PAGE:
The funny thing is, I have been appreciating the “blubber” around my waist and over my kidneys – knowing how precious it will be to protect me during my probably 15 hour plus swim next year. But then, to carry it around for all those months, now that the indoor pool season will soon start again … Should I try to loose some? But then it may be hard to get it back in time when the training is getting more intense! Or would it be enough to train more in cold water over the winter? No, as a slower swimmer I need some more fat.
Surprise-SMS: Invitation to Dover – for a relay on the tide starting Sept. 24
For now the answer is clear: I may need the “blubber” soon. My intuition for September was right. Friends from the Sri Chinmoy Marathon Team in the Czech Republic who were planning a 3 person relay lost a swimmer. So 2 days ago, late at night, I got an SMS asking if I wanted to step in. Probably we will be four now, with a girl from Iceland also joining, an experienced cold water swimmer – maybe a future solo aspirant!
Our pilot will be Eddie Spelling, and we are only 4th place. But relays can go when solo swimmers might turn an offer down because the conditions don`t look too good. The main challenge for a relay is – telling from our 1989 experience – to avoid getting seasick on the boat. Or, if you do get seasick, to still continue to be able to jump back in into the cold and maybe the dark.
In 1989 we were a 6 person-relay and the best time was when we were allowed to swim. One hour is barely enough to get into the “zone”, and on the boat it was only suffering. Lying down on our backs was the only position to survive. I don`t remember eating much (potatoes?), but luckily it was sunny and pretty calm. At that time I was convinced to never ever do a relay again. Too little swimming. But this is different now – touch base again for next year!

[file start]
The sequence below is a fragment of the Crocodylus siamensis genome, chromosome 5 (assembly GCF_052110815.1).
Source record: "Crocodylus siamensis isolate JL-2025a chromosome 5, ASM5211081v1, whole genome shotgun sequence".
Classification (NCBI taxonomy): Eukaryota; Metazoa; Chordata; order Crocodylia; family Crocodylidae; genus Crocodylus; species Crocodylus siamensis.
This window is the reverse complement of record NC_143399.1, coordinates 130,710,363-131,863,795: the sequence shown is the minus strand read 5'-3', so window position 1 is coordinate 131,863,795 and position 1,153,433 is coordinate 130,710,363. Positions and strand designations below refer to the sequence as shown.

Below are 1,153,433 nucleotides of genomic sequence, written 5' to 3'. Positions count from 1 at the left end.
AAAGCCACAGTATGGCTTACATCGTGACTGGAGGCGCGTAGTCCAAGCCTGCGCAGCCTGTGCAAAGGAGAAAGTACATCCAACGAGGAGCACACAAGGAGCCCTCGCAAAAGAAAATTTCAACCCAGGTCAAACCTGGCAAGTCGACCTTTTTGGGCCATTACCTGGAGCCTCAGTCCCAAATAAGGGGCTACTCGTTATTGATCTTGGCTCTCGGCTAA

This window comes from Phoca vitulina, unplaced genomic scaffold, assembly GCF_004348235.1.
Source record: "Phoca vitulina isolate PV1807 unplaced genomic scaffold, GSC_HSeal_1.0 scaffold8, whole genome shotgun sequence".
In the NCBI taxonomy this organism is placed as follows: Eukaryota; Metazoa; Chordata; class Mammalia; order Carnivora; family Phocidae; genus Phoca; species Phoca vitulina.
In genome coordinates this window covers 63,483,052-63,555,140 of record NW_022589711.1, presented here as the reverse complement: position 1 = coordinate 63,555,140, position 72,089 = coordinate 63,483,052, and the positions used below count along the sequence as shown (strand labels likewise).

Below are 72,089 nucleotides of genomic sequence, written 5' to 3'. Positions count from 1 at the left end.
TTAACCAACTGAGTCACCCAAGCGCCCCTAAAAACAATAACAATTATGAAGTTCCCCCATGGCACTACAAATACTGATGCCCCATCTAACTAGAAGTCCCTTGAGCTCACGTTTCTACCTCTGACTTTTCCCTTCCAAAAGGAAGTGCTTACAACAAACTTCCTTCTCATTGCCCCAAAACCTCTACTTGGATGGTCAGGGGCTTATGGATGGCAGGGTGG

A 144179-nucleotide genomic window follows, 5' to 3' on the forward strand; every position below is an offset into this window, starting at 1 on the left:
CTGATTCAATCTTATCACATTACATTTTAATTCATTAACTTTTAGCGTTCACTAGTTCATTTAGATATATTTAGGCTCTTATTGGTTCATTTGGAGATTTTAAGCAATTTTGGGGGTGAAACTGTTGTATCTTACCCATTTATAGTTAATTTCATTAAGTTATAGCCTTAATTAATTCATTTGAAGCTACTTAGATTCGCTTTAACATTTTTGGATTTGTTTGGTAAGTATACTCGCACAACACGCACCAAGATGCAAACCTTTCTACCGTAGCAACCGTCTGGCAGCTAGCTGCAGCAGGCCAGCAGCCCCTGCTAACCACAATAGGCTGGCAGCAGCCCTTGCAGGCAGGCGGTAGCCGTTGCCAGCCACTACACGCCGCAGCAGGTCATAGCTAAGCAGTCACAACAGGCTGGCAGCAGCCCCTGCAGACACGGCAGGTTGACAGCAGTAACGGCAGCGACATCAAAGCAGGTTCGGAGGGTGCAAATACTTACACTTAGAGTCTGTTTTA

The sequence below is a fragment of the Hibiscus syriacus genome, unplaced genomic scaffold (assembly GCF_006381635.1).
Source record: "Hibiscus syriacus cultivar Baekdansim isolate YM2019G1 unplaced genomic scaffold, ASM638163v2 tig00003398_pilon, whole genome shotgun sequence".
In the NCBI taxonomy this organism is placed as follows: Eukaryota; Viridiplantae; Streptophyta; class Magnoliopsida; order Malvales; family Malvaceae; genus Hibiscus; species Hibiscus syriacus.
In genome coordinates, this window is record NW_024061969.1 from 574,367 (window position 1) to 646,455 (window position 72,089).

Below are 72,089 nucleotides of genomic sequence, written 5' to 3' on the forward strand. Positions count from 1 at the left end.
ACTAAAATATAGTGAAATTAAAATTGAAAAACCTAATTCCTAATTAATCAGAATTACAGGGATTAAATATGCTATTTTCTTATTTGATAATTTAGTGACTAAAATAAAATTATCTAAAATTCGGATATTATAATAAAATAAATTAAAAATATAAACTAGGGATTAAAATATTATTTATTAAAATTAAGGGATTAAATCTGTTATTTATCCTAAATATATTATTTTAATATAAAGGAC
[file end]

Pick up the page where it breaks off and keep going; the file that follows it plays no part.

Friends had blown a relay in 1985 when they got seasick already on their way to the start in France. Nowadays starts from France are no longer possible, but in “ancient” times, swim direction would depend on the wind. They started swimming from France into the night in pretty nasty conditions. At one point one swimmer got hit by the boat when it was lifted out of the water by a big wave and fell back on his shoulder. On a sick stomach, feeling cold and terrible if not terrified, one team member just couldn`t deal with it anymore and refused to get back into the black cold waves – and that was it for the relay.
Hope for the best, prepare for the worst.
Gale force at Wissant bay, France, Sept. 3rd, 2009
The weather right now in Dover is horrible – no attempts at all during this tide, with winds up to gale force. I think we will be very lucky to get a chance at all!
Tomorrow morning 2 hour lake swim* – luckily the air temperature here has dropped to 12-16 °C in the mornings, but the water will still be much too warm. Ice baths at home will be needed now. Then Dover harbour starting on the 20th, hopefully. Our tide is from Sept. 24th to Oct. 1st. We will be staying at Varne Ridge, like last year. I am really excited to get back to Dover!
(*was 2.5 h, wrist is holding, tendonitis seems over, but just strong enough for a relay)